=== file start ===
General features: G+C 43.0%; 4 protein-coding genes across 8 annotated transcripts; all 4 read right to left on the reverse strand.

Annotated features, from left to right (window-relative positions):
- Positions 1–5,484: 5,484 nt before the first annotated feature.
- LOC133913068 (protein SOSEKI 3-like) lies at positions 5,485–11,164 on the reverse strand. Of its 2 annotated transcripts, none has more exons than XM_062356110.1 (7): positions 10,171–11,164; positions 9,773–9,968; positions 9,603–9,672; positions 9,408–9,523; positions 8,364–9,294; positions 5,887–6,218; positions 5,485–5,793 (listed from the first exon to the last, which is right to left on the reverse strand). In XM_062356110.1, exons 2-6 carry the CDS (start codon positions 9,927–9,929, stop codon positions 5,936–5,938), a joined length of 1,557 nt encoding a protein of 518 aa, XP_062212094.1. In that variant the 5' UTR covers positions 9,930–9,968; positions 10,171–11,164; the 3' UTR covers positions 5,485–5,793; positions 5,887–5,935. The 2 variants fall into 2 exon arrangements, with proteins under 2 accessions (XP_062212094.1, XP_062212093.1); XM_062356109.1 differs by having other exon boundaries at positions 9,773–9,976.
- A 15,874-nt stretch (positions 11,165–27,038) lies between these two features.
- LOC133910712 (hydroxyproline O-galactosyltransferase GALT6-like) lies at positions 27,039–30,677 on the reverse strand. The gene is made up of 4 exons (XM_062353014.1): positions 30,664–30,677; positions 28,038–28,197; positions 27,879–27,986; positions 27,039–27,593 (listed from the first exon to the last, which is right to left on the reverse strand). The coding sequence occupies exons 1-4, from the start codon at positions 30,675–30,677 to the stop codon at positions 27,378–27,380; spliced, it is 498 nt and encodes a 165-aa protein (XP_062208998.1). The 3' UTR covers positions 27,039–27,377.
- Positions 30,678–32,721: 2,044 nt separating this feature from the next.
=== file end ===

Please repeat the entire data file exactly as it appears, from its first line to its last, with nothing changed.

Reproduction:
General features: G+C 43.0%; 4 protein-coding genes across 8 annotated transcripts; all 4 read right to left on the reverse strand.

Annotated features, from left to right (window-relative positions):
- Positions 1–5,484: 5,484 nt before the first annotated feature.
- LOC133913068 (protein SOSEKI 3-like) lies at positions 5,485–11,164 on the reverse strand. Of its 2 annotated transcripts, none has more exons than XM_062356110.1 (7): positions 10,171–11,164; positions 9,773–9,968; positions 9,603–9,672; positions 9,408–9,523; positions 8,364–9,294; positions 5,887–6,218; positions 5,485–5,793 (listed from the first exon to the last, which is right to left on the reverse strand). In XM_062356110.1, exons 2-6 carry the CDS (start codon positions 9,927–9,929, stop codon positions 5,936–5,938), a joined length of 1,557 nt encoding a protein of 518 aa, XP_062212094.1. In that variant the 5' UTR covers positions 9,930–9,968; positions 10,171–11,164; the 3' UTR covers positions 5,485–5,793; positions 5,887–5,935. The 2 variants fall into 2 exon arrangements, with proteins under 2 accessions (XP_062212094.1, XP_062212093.1); XM_062356109.1 differs by having other exon boundaries at positions 9,773–9,976.
- A 15,874-nt stretch (positions 11,165–27,038) lies between these two features.
- LOC133910712 (hydroxyproline O-galactosyltransferase GALT6-like) lies at positions 27,039–30,677 on the reverse strand. The gene is made up of 4 exons (XM_062353014.1): positions 30,664–30,677; positions 28,038–28,197; positions 27,879–27,986; positions 27,039–27,593 (listed from the first exon to the last, which is right to left on the reverse strand). The coding sequence occupies exons 1-4, from the start codon at positions 30,675–30,677 to the stop codon at positions 27,378–27,380; spliced, it is 498 nt and encodes a 165-aa protein (XP_062208998.1). The 3' UTR covers positions 27,039–27,377.
- Positions 30,678–32,721: 2,044 nt separating this feature from the next.